Workers Comp Self Insurance Concerns
Below are Five Workers Comp Self Insurance concerns when reviewing your policies and audits.
Earlier this week I posted on what companies should consider before pursuing self insurance as a means to reduce Workers Comp costs. We had a large enough response to the article that I thought I would add five more concerns.
- Your Experience Modification Factor (E-Mod) will not be a 1.0 if you ever leave self insurance. NCCI and all of the other state rating bureaus all have added in rules if your company tries to jump in and out of self insurance as a way to keep your E-Mod low. This simply will not work any longer.
- Self Insurance and a large deductible program are two totally different insurance programs. One of the most glaring differences is that with a large deductible program your E-Mod is still reported to NCCI and/or the applicable rating bureaus.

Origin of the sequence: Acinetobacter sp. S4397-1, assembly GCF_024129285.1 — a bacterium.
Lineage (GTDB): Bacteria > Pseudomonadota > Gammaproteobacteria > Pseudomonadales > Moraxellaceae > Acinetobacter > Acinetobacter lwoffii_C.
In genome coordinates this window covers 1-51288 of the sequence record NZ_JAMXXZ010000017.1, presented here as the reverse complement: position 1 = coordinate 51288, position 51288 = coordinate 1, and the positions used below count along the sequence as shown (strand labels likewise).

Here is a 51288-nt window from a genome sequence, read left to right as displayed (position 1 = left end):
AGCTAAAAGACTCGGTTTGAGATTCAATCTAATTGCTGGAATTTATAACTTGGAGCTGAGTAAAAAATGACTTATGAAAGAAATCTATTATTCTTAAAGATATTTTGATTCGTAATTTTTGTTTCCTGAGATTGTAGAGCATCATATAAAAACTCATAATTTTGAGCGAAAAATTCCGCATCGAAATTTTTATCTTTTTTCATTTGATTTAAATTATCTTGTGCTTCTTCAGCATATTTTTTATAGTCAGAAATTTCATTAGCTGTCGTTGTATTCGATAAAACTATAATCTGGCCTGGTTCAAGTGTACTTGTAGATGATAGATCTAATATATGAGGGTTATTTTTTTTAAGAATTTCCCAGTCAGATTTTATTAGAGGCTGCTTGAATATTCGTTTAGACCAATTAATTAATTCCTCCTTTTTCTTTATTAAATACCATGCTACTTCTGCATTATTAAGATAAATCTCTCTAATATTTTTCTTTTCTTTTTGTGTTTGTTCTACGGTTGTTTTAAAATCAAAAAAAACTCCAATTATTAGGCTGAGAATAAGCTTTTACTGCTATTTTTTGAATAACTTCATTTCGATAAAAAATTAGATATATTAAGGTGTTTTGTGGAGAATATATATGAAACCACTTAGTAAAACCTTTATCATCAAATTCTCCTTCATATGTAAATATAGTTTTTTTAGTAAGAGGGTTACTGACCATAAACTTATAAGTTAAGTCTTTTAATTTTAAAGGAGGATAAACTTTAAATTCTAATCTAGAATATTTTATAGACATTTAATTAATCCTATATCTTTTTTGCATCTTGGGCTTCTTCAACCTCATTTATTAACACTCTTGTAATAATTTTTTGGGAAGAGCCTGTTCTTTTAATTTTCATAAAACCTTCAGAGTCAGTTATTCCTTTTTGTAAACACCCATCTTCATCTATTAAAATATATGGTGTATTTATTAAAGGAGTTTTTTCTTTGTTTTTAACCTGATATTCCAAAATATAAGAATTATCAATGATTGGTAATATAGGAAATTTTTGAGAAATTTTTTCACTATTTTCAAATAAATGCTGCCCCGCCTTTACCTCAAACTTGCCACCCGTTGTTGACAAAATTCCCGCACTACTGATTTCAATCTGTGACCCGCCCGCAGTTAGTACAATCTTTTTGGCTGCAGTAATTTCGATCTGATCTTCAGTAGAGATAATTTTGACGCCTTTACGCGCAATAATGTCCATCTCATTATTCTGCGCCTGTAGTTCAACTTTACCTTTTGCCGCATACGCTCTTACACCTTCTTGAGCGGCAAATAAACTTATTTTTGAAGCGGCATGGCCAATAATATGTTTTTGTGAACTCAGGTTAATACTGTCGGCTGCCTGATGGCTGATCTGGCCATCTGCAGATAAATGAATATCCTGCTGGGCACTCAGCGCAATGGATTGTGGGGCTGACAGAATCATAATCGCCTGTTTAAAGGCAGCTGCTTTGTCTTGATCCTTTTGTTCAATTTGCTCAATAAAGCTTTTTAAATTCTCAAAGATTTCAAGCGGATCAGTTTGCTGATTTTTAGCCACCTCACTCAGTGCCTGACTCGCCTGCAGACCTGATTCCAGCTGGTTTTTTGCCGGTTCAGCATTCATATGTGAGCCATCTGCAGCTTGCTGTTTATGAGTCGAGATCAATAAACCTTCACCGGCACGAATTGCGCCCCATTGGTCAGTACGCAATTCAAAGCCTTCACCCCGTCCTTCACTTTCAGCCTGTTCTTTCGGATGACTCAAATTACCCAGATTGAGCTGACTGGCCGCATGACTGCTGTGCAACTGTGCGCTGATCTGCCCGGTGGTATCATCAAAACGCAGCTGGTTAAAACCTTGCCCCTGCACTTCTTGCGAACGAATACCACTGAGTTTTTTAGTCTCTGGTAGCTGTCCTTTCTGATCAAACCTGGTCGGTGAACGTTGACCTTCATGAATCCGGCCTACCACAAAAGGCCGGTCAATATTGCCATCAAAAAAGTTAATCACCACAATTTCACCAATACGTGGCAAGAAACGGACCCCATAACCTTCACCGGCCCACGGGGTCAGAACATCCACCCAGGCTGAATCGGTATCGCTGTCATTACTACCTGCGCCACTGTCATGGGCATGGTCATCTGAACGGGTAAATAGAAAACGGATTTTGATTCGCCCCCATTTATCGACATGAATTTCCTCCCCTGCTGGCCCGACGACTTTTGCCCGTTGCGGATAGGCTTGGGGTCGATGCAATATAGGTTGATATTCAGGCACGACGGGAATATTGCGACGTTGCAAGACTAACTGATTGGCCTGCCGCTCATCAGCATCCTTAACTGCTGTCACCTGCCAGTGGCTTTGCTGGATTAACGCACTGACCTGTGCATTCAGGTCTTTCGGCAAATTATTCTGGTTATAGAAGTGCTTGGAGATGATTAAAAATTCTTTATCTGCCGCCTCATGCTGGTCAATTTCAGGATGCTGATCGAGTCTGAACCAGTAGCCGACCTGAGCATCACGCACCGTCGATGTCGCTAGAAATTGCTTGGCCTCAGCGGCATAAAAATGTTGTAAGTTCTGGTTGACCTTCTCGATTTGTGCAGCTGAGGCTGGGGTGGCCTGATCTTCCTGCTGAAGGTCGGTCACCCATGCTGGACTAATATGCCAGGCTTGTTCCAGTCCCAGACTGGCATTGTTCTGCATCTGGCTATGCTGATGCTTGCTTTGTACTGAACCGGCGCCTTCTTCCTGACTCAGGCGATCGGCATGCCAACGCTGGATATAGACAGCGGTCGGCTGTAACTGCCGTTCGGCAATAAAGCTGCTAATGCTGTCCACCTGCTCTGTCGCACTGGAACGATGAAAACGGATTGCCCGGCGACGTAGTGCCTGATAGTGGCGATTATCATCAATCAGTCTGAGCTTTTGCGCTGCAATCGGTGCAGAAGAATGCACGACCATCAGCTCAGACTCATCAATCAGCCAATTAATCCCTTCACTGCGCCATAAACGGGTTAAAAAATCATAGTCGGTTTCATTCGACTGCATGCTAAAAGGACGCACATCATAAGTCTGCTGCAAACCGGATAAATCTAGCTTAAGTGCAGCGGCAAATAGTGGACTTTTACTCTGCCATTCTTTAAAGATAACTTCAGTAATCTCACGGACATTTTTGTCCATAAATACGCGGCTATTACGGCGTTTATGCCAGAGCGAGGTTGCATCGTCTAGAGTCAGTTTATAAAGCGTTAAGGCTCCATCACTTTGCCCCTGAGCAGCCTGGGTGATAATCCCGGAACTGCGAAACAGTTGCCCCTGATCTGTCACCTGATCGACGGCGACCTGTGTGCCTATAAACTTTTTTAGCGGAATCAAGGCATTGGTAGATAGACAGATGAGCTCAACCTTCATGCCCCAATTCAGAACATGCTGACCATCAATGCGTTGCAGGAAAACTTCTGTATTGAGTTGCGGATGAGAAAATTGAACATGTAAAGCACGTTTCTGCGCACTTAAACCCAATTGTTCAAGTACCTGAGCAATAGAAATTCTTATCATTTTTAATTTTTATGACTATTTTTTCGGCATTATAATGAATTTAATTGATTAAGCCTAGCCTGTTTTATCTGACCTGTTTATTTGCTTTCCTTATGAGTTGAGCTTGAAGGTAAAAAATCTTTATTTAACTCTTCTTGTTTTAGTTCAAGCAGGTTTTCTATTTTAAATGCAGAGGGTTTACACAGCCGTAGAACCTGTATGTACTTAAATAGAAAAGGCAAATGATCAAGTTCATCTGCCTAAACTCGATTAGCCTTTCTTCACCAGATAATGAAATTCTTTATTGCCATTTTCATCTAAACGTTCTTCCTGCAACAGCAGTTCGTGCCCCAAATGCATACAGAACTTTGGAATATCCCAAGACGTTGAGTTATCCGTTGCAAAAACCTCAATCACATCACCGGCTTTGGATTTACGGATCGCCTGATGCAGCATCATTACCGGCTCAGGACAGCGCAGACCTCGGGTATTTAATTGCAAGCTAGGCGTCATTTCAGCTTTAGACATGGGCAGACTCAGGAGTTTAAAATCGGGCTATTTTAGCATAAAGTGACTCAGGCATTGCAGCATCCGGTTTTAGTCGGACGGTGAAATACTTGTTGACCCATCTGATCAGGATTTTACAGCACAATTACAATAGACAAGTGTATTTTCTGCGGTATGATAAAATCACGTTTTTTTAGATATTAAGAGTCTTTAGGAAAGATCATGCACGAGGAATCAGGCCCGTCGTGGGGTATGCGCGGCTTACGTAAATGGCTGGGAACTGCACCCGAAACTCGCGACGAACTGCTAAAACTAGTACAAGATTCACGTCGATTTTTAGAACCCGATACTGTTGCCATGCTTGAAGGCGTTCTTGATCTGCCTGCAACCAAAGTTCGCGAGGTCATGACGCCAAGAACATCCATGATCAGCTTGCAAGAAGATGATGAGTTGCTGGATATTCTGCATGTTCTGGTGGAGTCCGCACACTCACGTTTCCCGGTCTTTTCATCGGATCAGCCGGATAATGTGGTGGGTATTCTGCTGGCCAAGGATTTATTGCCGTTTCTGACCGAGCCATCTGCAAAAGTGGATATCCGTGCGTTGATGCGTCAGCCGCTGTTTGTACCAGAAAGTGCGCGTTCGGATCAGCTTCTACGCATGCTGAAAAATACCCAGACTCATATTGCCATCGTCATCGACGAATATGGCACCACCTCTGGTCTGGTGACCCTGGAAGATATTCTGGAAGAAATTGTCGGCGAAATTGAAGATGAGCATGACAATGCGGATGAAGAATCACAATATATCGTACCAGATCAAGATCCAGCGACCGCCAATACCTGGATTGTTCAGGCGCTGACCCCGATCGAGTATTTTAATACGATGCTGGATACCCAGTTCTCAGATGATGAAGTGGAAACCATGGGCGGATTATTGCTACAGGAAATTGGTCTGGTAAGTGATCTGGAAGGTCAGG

- Will your company use your TPA’s services such as bill review, medical and vocational case management, pharmacy, or providers’ network? The TPA’s services may make self insurance not as economical as one might think. I have to be careful here as I received a letter recently threatening a lawsuit for revealing how much a TPA was charging extra for their services.
- Have you explored PEO’s, self insurance pools, carve out programs or other types of Workers Comp insurance?
Have you thoroughly examined your company’s internal processes in handling Workers Comp claims? We have seen where an employer or governmental entity will become self insured to get away from or change their problem areas with the insurance carrier. Actually, the problems may still be there internally and be even more costly under self insurance.
- Bonus – Is the management of your company going to buy into the self insurance processes? If not, a change to self insurance may not be the best approach.